Dozens dead as bomber detonates explosive vest inside tent where Shia faithful were commemorating day of Ashura.
A suicide bombing targeting a funeral gathering in northern Baghdad killed at least 35 people and left another 63 wounded, Iraqi police and hospital officials said.
The attack occurred at around lunchtime, the officials said, speaking on condition of anonymity because they were not authorised to brief the media.
There was no immediate claim of responsibility for the attack, but the Islamic State of Iraq and the Levant (ISIL, also known as ISIS) group frequently carries out suicide bombings targeting members of Iraq’s Shia majority, whom it considers heretics.
In the past the ISIL group has increased attacks inside government-held territory far from the front lines after suffering territorial losses on the battlefield, including one on October 9 that killed at least five people, and two more earlier in the month that left at least 10 dead.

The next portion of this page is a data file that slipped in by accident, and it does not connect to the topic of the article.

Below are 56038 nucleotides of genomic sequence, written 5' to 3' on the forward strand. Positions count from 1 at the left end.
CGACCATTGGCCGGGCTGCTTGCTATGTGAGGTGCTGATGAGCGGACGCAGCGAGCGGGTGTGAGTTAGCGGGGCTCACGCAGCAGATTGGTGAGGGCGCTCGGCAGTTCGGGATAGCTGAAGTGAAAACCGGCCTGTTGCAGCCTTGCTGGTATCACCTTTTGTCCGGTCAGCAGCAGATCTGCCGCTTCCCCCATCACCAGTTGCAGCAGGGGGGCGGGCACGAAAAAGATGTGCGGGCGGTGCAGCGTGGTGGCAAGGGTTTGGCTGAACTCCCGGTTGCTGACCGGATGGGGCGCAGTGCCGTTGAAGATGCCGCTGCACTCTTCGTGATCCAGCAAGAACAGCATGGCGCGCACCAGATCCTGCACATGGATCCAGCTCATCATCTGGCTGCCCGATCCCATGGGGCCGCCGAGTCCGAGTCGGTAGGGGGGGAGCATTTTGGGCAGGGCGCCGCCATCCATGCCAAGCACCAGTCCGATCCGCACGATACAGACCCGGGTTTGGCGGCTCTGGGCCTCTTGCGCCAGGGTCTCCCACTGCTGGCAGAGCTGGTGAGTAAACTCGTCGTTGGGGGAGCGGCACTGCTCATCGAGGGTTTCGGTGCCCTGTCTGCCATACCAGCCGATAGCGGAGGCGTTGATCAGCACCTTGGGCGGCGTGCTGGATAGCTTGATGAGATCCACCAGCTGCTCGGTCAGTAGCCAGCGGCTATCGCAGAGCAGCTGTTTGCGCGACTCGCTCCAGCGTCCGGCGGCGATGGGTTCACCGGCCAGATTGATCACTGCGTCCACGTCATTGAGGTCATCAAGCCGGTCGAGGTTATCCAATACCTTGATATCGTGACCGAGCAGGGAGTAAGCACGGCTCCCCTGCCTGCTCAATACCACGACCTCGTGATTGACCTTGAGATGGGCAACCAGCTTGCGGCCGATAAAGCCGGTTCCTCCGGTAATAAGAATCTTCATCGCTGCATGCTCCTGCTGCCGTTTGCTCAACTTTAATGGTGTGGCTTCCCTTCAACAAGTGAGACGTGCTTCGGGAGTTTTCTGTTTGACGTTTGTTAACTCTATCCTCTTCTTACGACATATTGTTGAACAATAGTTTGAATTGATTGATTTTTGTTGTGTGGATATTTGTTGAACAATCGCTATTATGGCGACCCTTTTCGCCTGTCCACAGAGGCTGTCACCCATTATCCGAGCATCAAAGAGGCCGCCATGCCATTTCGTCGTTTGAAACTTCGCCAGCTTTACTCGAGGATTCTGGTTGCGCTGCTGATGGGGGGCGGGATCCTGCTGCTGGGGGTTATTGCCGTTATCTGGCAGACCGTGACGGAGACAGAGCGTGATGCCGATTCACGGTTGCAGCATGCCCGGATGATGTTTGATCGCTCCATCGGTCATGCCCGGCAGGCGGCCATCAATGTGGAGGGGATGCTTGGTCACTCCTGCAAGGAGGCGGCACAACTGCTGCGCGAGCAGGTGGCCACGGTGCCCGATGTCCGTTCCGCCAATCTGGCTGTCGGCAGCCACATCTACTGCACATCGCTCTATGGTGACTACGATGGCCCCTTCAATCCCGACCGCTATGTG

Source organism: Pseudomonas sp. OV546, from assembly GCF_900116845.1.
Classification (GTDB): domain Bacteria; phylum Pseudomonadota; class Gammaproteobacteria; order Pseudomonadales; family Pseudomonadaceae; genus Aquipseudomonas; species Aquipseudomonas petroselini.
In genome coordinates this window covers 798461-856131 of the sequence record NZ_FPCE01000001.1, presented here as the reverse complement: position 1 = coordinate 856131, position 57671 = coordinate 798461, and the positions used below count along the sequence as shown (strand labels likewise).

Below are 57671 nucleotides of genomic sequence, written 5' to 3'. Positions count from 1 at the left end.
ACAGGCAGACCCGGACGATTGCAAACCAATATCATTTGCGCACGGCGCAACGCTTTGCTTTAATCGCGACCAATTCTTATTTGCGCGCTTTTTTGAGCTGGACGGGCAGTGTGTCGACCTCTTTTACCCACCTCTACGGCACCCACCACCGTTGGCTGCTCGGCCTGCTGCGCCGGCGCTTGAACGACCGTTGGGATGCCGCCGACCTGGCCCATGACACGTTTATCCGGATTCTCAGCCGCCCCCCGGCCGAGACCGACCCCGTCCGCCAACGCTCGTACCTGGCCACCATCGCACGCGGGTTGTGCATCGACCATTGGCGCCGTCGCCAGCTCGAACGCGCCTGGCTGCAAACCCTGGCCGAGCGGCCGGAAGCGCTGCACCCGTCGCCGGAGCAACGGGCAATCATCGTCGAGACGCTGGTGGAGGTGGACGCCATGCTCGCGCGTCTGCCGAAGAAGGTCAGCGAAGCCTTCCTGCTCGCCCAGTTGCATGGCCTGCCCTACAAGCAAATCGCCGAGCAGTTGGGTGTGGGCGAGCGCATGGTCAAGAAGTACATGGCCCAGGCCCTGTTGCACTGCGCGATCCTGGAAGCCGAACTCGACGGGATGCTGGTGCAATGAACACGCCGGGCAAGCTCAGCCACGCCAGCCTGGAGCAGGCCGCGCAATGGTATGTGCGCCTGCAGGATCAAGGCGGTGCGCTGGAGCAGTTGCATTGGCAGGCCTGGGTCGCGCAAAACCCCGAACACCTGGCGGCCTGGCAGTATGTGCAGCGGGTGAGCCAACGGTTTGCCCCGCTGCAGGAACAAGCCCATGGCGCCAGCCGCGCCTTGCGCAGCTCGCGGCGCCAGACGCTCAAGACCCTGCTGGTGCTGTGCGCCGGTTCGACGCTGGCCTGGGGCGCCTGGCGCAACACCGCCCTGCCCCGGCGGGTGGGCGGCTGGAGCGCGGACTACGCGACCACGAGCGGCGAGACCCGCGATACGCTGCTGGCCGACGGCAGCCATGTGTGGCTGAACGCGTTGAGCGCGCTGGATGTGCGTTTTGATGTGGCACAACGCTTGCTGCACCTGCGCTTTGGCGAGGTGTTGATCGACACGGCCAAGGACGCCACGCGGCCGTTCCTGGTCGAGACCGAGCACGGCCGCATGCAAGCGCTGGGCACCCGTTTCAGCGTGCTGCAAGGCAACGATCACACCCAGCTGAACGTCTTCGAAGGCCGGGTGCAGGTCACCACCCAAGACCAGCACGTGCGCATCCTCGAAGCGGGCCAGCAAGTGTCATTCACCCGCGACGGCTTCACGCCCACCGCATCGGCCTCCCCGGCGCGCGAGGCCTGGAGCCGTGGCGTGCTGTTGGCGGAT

Iraq has seen several bombings in recent months, though most have had lower death tolls than Saturday’s attack.
In July, a massive car bomb in central Baghdad’s popular shopping district of Karradah killed about 300 people and forced the resignation of the country’s interior minister.
On Friday, the ISIL crushed a rebellion plot in Mosul led by one of its commanders who aimed to switch sides and help deliver the city to Iraqi forces.
ISIL executed 58 people suspected of taking part in the plot after it was uncovered last week.
Residents, who spoke to Reuters from some of the few locations in Mosul that have phone services, said the plotters were killed by drowning and their bodies were buried in a mass grave in a wasteland on the outskirts of the city.
Iraqi officials say a massive ground assaultcould begin this month, backed by US air power, Kurdish security forces and Shia and Sunni irregular units.
The United Nations says the operation could create the biggest humanitarian crisis in the world, in a worst case scenario uprooting up to one million people.